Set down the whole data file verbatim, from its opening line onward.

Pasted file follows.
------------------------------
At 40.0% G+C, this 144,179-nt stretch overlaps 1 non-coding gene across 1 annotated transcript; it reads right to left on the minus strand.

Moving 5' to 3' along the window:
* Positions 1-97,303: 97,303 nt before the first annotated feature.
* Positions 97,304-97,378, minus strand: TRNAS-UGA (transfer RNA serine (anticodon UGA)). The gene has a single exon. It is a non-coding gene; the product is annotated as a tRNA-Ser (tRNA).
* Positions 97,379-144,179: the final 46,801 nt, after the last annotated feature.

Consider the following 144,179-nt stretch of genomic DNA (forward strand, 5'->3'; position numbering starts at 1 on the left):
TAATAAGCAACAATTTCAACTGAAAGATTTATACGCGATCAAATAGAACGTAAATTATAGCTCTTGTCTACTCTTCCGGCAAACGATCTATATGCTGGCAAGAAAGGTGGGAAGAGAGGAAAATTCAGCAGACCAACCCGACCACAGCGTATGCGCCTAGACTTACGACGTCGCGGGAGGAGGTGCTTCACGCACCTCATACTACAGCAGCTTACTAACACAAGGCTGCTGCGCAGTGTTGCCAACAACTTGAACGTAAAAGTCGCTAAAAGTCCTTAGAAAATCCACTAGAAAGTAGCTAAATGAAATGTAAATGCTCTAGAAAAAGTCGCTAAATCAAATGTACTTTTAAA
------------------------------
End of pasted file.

At 40.0% G+C, this 144,179-nt stretch overlaps 1 non-coding gene across 1 annotated transcript; it reads right to left on the minus strand.

Moving 5' to 3' along the window:
* Positions 1-97,303: 97,303 nt before the first annotated feature.
* Positions 97,304-97,378, minus strand: TRNAS-UGA (transfer RNA serine (anticodon UGA)). The gene has a single exon. It is a non-coding gene; the product is annotated as a tRNA-Ser (tRNA).
* Positions 97,379-144,179: the final 46,801 nt, after the last annotated feature.

Consider the following 144,179-nt stretch of genomic DNA (forward strand, 5'->3'; position numbering starts at 1 on the left):
TAATAAGCAACAATTTCAACTGAAAGATTTATACGCGATCAAATAGAACGTAAATTATAGCTCTTGTCTACTCTTCCGGCAAACGATCTATATGCTGGCAAGAAAGGTGGGAAGAGAGGAAAATTCAGCAGACCAACCCGACCACAGCGTATGCGCCTAGACTTACGACGTCGCGGGAGGAGGTGCTTCACGCACCTCATACTACAGCAGCTTACTAACACAAGGCTGCTGCGCAGTGTTGCCAACAACTTGAACGTAAAAGTCGCTAAAAGTCCTTAGAAAATCCACTAGAAAGTAGCTAAATGAAATGTAAATGCTCTAGAAAAAGTCGCTAAATCAAATGTACTTTTAAA